Lerner-Gray Grants for Marine Research, deadline March 15

The Lerner-Gray Grants for Marine Research provide financial assistance to highly
qualified persons starting careers in marine zoology. Support is limited to projects
dealing with systematics, evolution, ecology and field-oriented behavioral studies of
marine animals. Awards are not made to support research in botany and biochemistry.
proposals only accepted by
The Frank M. Chapman Memorial
The grants made from this program are generally between $500 and $2,000. They are
meant to act as seed money for new researchers. Research may be conducted at the
AMNH or in the field. The grant is able to be spent from July 1 of the application year
until June 30th following the application year.
March 15, 11:59pm Eastern Time
There are two parts to the application process that must be completed by 11:59pm
Eastern Time on the deadline listed above. Both must be completed online following this
Part 1: Application
Create an account and fill out the basic information requested;
Download instructions and forms;
Submit electronic application at Step 8
you begin to upload documents;
Once all documents are uploaded you will receive a confirmation from us.
Part 2: Document Upload
Below are the required documents which you must upload to our server by 11:59pm
Eastern Time on the deadline listed above.
All documents must be in PDF format.
other format will be accepted.
There are many free PDF file converters on the web
Project Description
Project Title;
Project location;
Narrative description of MAX 2 pages;
Literature cited, 1 additional page;
Note that you should follow the formatting requirements in the
NSF Proposal
If you have been awarded from this fund before, include:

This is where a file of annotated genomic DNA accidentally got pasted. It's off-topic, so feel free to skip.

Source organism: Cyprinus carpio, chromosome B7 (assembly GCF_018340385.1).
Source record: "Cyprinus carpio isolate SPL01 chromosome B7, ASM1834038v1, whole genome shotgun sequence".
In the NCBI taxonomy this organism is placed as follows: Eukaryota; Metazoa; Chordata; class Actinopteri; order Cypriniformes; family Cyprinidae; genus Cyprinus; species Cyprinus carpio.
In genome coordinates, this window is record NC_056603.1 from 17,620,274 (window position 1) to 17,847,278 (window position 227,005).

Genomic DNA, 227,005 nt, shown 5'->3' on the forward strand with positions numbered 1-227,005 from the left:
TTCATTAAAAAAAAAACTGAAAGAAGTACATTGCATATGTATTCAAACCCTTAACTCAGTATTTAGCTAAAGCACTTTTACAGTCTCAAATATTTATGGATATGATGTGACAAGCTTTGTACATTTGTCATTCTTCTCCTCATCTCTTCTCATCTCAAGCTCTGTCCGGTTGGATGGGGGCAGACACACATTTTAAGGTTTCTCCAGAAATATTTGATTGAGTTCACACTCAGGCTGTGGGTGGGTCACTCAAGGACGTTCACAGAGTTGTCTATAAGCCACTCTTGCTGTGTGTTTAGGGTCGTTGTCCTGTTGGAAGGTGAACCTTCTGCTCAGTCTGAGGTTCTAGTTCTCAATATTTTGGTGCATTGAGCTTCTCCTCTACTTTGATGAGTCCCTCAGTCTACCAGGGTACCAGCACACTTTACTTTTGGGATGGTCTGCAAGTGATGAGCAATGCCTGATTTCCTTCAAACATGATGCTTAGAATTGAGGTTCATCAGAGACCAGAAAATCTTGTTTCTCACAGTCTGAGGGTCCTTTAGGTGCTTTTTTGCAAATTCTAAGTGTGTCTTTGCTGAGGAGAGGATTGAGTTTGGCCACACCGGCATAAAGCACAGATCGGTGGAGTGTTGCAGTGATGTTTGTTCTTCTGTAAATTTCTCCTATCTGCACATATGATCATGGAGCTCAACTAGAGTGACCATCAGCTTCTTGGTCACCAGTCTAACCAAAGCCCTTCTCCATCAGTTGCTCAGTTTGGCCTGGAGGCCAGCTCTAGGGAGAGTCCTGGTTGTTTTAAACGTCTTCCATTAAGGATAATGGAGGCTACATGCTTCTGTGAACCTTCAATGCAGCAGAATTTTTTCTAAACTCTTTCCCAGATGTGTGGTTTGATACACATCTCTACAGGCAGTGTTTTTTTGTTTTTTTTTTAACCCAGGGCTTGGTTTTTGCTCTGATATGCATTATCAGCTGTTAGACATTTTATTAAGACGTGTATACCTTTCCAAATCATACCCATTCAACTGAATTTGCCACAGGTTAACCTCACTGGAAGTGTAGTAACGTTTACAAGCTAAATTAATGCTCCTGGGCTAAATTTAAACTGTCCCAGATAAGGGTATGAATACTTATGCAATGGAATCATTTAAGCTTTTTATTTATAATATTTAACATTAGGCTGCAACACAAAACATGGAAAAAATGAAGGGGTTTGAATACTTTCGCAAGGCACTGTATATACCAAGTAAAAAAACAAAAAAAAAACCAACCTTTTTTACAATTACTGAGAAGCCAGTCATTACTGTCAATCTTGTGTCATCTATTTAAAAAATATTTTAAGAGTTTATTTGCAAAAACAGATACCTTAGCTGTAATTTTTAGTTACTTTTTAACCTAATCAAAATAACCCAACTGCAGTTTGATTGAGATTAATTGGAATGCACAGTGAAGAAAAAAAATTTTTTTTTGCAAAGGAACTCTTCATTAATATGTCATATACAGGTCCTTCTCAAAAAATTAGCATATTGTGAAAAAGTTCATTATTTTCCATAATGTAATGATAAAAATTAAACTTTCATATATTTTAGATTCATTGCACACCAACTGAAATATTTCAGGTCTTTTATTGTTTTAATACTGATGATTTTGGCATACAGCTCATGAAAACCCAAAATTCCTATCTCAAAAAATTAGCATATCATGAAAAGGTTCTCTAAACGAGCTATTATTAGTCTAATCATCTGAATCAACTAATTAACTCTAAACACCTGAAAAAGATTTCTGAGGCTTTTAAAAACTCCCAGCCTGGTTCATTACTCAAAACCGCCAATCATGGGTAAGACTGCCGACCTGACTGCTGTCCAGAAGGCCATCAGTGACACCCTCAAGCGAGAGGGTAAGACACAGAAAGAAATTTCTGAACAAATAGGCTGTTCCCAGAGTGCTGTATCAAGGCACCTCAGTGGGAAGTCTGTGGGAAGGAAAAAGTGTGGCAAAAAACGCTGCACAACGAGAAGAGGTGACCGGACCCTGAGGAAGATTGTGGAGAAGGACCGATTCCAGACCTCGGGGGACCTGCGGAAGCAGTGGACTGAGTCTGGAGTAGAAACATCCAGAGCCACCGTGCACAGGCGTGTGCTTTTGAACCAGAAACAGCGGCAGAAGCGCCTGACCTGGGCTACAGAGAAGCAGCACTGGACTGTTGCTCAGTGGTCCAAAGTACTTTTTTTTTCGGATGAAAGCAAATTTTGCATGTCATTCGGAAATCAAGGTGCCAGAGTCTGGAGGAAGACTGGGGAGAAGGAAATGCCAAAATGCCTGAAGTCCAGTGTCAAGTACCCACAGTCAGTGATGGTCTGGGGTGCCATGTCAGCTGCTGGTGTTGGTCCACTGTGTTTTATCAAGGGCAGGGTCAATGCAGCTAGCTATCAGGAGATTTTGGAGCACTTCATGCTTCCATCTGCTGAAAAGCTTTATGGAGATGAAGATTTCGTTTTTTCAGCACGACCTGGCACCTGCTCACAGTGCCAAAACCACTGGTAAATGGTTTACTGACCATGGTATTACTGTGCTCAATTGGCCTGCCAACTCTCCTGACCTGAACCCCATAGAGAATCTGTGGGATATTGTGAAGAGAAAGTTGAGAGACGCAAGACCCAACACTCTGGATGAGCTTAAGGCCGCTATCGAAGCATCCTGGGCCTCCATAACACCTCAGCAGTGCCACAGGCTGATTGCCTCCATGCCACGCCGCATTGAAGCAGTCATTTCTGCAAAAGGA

Project title, award amount, year of award, list of publications;

Lerner Gray App. 2012


UC Davis


at Bodega Marine Laboratory, Bodega Bay, California

March 2¡V9, 2013

Sponsored by the

University of California, Davis and Bodega Marine Laboratory

(additional financial support provided by the University of Rochester)


Phylogenetic methods have revolutionized modern systematics and become
indispensable tools in evolution, ecology and comparative biology, playing
an increasingly important role in analyses of biological data at levels
of organization ranging from molecules to ecological communities. The
estimation of phylogenetic trees is now a formalized statistical problem
with general agreement on the central issues and questions. A nearly
standard set of topics is now taught as part of the curriculum at many
colleges and universities. On the other hand, application of phylogenetic
methods to novel problems outside systematics is an area of special
excitement, innovation, and controversy, and perspectives vary widely.

This Spring, for the fourteenth consecutive year, we will teach a workshop
for graduate students interested in applying phylogenetic methods to
diverse topics in biology. The one-week course is an intensive exploration
of problems to which modern phylogenetic approaches are being applied and
the most current statistical tools and approaches that are used to solve